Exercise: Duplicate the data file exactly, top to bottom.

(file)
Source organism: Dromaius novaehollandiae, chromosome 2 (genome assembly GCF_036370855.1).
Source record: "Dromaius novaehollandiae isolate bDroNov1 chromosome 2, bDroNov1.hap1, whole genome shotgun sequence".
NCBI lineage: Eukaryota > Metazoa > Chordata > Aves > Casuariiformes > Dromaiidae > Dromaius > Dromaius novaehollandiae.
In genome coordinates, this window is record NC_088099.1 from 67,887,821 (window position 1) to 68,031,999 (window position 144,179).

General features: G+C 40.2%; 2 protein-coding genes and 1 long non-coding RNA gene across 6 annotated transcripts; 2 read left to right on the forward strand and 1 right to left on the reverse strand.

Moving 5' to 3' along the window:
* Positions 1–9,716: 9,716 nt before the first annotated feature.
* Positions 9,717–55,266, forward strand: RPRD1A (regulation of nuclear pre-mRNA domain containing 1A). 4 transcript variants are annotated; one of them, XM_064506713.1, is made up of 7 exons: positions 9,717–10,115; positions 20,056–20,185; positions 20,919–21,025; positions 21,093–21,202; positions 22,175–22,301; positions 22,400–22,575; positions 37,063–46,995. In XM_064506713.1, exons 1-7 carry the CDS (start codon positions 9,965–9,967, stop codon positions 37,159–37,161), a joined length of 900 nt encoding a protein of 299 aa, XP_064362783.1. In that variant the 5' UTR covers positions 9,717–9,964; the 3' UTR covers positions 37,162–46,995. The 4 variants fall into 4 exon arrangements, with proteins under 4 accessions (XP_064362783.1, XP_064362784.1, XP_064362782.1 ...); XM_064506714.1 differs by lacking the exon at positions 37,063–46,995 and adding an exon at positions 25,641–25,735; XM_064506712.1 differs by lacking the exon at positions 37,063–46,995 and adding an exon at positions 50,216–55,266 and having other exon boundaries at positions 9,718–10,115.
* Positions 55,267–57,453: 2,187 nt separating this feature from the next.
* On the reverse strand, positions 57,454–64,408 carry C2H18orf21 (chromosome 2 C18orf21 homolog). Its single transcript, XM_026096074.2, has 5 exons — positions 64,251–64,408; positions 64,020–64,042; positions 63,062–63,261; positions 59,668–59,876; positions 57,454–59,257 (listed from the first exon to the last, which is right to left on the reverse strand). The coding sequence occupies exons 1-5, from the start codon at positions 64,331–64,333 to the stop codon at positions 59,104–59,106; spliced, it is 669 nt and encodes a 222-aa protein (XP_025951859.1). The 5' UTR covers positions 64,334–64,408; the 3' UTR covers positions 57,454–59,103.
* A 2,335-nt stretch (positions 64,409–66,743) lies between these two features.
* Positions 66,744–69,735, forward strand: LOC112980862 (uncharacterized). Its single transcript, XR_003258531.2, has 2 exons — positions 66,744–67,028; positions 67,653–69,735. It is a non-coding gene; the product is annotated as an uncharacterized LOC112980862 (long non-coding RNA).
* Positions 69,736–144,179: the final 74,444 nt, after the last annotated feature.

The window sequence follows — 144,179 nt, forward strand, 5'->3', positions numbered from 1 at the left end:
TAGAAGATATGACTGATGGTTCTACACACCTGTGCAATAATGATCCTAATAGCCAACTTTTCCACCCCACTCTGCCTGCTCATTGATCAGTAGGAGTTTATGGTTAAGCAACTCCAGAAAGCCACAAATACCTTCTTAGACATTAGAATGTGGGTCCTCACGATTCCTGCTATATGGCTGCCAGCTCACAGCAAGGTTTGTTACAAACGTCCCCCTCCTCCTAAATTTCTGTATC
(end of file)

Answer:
Source organism: Dromaius novaehollandiae, chromosome 2 (genome assembly GCF_036370855.1).
Source record: "Dromaius novaehollandiae isolate bDroNov1 chromosome 2, bDroNov1.hap1, whole genome shotgun sequence".
NCBI lineage: Eukaryota > Metazoa > Chordata > Aves > Casuariiformes > Dromaiidae > Dromaius > Dromaius novaehollandiae.
In genome coordinates, this window is record NC_088099.1 from 67,887,821 (window position 1) to 68,031,999 (window position 144,179).

General features: G+C 40.2%; 2 protein-coding genes and 1 long non-coding RNA gene across 6 annotated transcripts; 2 read left to right on the forward strand and 1 right to left on the reverse strand.

Moving 5' to 3' along the window:
* Positions 1–9,716: 9,716 nt before the first annotated feature.
* Positions 9,717–55,266, forward strand: RPRD1A (regulation of nuclear pre-mRNA domain containing 1A). 4 transcript variants are annotated; one of them, XM_064506713.1, is made up of 7 exons: positions 9,717–10,115; positions 20,056–20,185; positions 20,919–21,025; positions 21,093–21,202; positions 22,175–22,301; positions 22,400–22,575; positions 37,063–46,995. In XM_064506713.1, exons 1-7 carry the CDS (start codon positions 9,965–9,967, stop codon positions 37,159–37,161), a joined length of 900 nt encoding a protein of 299 aa, XP_064362783.1. In that variant the 5' UTR covers positions 9,717–9,964; the 3' UTR covers positions 37,162–46,995. The 4 variants fall into 4 exon arrangements, with proteins under 4 accessions (XP_064362783.1, XP_064362784.1, XP_064362782.1 ...); XM_064506714.1 differs by lacking the exon at positions 37,063–46,995 and adding an exon at positions 25,641–25,735; XM_064506712.1 differs by lacking the exon at positions 37,063–46,995 and adding an exon at positions 50,216–55,266 and having other exon boundaries at positions 9,718–10,115.
* Positions 55,267–57,453: 2,187 nt separating this feature from the next.
* On the reverse strand, positions 57,454–64,408 carry C2H18orf21 (chromosome 2 C18orf21 homolog). Its single transcript, XM_026096074.2, has 5 exons — positions 64,251–64,408; positions 64,020–64,042; positions 63,062–63,261; positions 59,668–59,876; positions 57,454–59,257 (listed from the first exon to the last, which is right to left on the reverse strand). The coding sequence occupies exons 1-5, from the start codon at positions 64,331–64,333 to the stop codon at positions 59,104–59,106; spliced, it is 669 nt and encodes a 222-aa protein (XP_025951859.1). The 5' UTR covers positions 64,334–64,408; the 3' UTR covers positions 57,454–59,103.
* A 2,335-nt stretch (positions 64,409–66,743) lies between these two features.
* Positions 66,744–69,735, forward strand: LOC112980862 (uncharacterized). Its single transcript, XR_003258531.2, has 2 exons — positions 66,744–67,028; positions 67,653–69,735. It is a non-coding gene; the product is annotated as an uncharacterized LOC112980862 (long non-coding RNA).
* Positions 69,736–144,179: the final 74,444 nt, after the last annotated feature.

The window sequence follows — 144,179 nt, forward strand, 5'->3', positions numbered from 1 at the left end:
TAGAAGATATGACTGATGGTTCTACACACCTGTGCAATAATGATCCTAATAGCCAACTTTTCCACCCCACTCTGCCTGCTCATTGATCAGTAGGAGTTTATGGTTAAGCAACTCCAGAAAGCCACAAATACCTTCTTAGACATTAGAATGTGGGTCCTCACGATTCCTGCTATATGGCTGCCAGCTCACAGCAAGGTTTGTTACAAACGTCCCCCTCCTCCTAAATTTCTGTATC